Mel Birnkrant's
Mel Birnkrant's
All Original Toy Concepts, Written and Photographic content is Copyright MEL BIRNKRANT
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        I was never nuts about the name,“Tiny Taps.” At best, it was just the “working title” for a product concept that I experimented with in 1988.  We had just sold Sound Wear to Nasta, the year before.  Sound Wear was in competition with another electronic product that Nasta also made, called, “Hit Sticks.”  They advertised it on TV that year.  Hit Sticks was a pair of drumsticks attached to a small amplifier that made drum-like sounds, when played in the air, with no drum there.

         
Tiny Taps was similar.  In its most basic form, it consisted of a pair of tiny tap shoes that the user wore on the tips of his first two fingers.  These were attached to an amplifier that could be strapped around the wrist.  Tiny sensors on the heel and toe of each shoe would trigger electronic tapping sounds that, hopefully, resembled tap dancing.  The project started with this drawing:
          In a second variation, the amplifier, wiring, and speaker would be hidden inside a figure that sat atop the user’s hand.  When his fingers were inserted into the figure’s legs, it became a dancing puppet.   The concept of using one’s first two fingers to represent legs was not a new one.  I had owned, several examples of images that animated by this principal.  But I had never seen one that produced tapping sounds, before, or since.  Sound was the “extra” that made this variation “New.”  In whipping out this drawing, I made reference to two popular licenses of the day, The California Raisins, that’s what that brown lump is supposed to be, and Pee Wee Herman.
          And now, for me, the fun began., I embarked on a treasure hunt in the flea market of images, inside my head.  Occasionally, a visitor to Mouse Heaven will ask me if everything in the collection catalogued.  I inevitably reply:  “No, it’s all up here in my brain!”  That’s true; my head is a vast storehouse of stylized imagery.  And, as for the collection, I do know every piece that in it, what it is, who made it, when, and where I got it.  But, more importantly, I know the look of it.  Sometimes, I add: “If you want to know what it looks like to be inside my head, look around you, you’re standing in it, now!”  By the way, apart from comic imagery and fading memories, as some people will testify, there’s not much else up there.

         
But, I’m inside there too, constantly taking inventory.  Nonetheless, even I am surprised on occasions like this, when image after image pops out of my subconscious mind onto the page, without reference material to guide me, or refresh my memory.  I didn’t need to get off my chair and go downstairs to see what Mr. Peanut looked like.  I have my own portable copy of his physiognomy, right here, in the limetless storage bin, between my ears.
          And, of course, there had to be a kid.  So, I made a quick pass at sketching one, with a slightly different look than any of the many I already did.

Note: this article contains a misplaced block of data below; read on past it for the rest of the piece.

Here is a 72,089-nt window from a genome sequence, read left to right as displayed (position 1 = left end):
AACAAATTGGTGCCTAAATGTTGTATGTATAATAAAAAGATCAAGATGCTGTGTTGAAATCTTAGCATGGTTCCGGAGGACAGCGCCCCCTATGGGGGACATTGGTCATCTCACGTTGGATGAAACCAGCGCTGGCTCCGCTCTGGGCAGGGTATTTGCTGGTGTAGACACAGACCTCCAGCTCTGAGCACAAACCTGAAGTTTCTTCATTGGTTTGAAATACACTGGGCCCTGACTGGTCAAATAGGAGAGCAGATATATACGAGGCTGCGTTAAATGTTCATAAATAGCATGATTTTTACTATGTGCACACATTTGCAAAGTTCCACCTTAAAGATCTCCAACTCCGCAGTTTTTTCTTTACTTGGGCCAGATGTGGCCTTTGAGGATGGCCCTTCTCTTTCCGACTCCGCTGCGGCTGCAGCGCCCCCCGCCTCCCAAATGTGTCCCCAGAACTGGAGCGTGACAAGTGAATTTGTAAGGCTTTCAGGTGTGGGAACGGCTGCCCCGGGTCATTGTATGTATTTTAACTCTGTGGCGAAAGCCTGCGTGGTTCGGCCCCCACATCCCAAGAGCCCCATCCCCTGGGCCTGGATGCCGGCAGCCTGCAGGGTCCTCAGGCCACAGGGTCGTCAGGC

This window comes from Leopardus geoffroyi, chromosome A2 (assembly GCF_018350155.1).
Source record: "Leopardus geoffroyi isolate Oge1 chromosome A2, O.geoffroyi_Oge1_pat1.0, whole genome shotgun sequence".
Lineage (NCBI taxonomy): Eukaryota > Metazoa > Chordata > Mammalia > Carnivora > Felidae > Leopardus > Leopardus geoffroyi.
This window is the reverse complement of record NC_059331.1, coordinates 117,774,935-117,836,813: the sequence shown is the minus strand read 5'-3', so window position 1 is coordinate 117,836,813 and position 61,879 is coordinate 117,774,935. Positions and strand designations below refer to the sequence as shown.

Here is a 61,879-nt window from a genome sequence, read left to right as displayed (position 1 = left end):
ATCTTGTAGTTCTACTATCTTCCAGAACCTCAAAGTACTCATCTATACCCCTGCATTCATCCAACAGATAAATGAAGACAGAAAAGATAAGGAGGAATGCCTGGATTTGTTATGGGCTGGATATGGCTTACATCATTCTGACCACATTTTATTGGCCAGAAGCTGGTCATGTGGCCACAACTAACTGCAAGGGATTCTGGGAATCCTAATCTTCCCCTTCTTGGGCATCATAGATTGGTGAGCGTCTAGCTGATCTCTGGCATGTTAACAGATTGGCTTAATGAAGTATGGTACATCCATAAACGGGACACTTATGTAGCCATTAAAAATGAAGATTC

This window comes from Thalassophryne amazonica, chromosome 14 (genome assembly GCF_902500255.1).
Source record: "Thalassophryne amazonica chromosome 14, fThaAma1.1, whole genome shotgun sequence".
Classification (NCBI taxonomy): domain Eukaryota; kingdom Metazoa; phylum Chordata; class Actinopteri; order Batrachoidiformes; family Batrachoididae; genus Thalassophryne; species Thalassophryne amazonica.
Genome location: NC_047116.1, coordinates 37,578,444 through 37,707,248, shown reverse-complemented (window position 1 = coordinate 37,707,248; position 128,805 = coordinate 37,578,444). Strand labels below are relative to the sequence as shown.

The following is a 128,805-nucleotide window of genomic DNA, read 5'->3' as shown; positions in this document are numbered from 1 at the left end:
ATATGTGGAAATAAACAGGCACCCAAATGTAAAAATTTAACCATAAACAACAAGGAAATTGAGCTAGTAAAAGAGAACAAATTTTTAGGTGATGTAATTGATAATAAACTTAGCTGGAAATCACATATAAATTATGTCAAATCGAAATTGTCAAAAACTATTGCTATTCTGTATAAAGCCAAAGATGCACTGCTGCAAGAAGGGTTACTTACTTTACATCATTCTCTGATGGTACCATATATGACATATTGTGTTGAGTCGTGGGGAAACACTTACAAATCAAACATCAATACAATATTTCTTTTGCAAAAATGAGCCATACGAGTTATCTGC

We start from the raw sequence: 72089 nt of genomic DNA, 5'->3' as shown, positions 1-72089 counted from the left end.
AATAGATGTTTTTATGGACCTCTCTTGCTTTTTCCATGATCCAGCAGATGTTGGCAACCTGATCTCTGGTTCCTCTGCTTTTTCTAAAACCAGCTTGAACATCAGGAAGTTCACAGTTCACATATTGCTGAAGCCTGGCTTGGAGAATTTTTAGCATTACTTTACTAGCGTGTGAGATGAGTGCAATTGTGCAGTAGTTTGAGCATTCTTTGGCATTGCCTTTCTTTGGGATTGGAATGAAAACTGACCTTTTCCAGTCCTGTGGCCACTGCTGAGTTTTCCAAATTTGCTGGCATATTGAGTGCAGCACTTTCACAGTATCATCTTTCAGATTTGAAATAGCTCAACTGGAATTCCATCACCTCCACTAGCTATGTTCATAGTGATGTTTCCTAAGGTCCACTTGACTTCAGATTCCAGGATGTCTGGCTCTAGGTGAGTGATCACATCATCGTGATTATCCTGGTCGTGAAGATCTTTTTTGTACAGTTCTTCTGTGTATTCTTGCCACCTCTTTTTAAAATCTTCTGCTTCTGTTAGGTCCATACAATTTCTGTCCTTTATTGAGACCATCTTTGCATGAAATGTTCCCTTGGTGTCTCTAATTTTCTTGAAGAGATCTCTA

I recall watching, like a spectator, as the Lucky Strike dancing cigarette pack, an image I haven’t seen since I was a teen, leapt out of my pen onto the page.  That abstract entity must have been on my mind for years, waithing patiently for her cue to reappear.
          This sketch of an animated box of crayons predates the crayon man that starts off the entries on this Land of Lost Toys page by several years.  I notice that these characters bear a marked resemblance to the Weenies that I did the year before, particularly in the use of the square eyes, which I had never seen before, in the comic image repertoire.
          There follows a series of random imagery.  I have no idea why I included this eight ball.  But, I was glad I did.  I really like his monocle that just happened spontaneously.
          And here is the prerequisite baseball, my lame attempt to cover all the bases: sports included.  It was this ominous object that I stood out in right field, throughout my years in grade school, fearing one might come my way, and ready to duck, if, by some calamity, it did.
          Here’s a bite of the Big Apple.  Sometimes, I missed NYC.
           And, who could say, “no” to a luscious tomato?
         This is a double dose of exotic Latin imagery, from my childhood, a combination of Carmen Miranda and Chiquita Banana.
        And who could resist a dill pickle, playing a ukulele?  A cuke with a uke!
          This adaptation incorporates a bright idea, a flash dancer that lights up, in rhythm to the music.
          The Man in the Moon is an image I always loved.  Full, or crescent, are they the same?  This dapper fellow dances with a top hat and cane.
          This tap dancing juke box was the ultimate extravaganza.  He was combined with a radio, so, he could dance to his own music, and he could also light up.
         And, finally, from a guy who could never resist a pun, here is a tap dancing tap!  This also has a special action feature; A secret counterweight that causes the handle to spin and rotate, when the faucet tilts, from side to side.
          Last of all, to end the presentation on a note of warm and fuzzy, here are three tap dancing Teddy Bears.  I can't remember why one holds a tennis racket.
          Alas, nothing came of this enthusiastic effort.  I suppose if I had built a working prototype, it might have fared better.  Nonetheless, it was fun to sketch these conceptual characters.  Pumping out Comic Imagery, might be the only exercise, of which I never tire.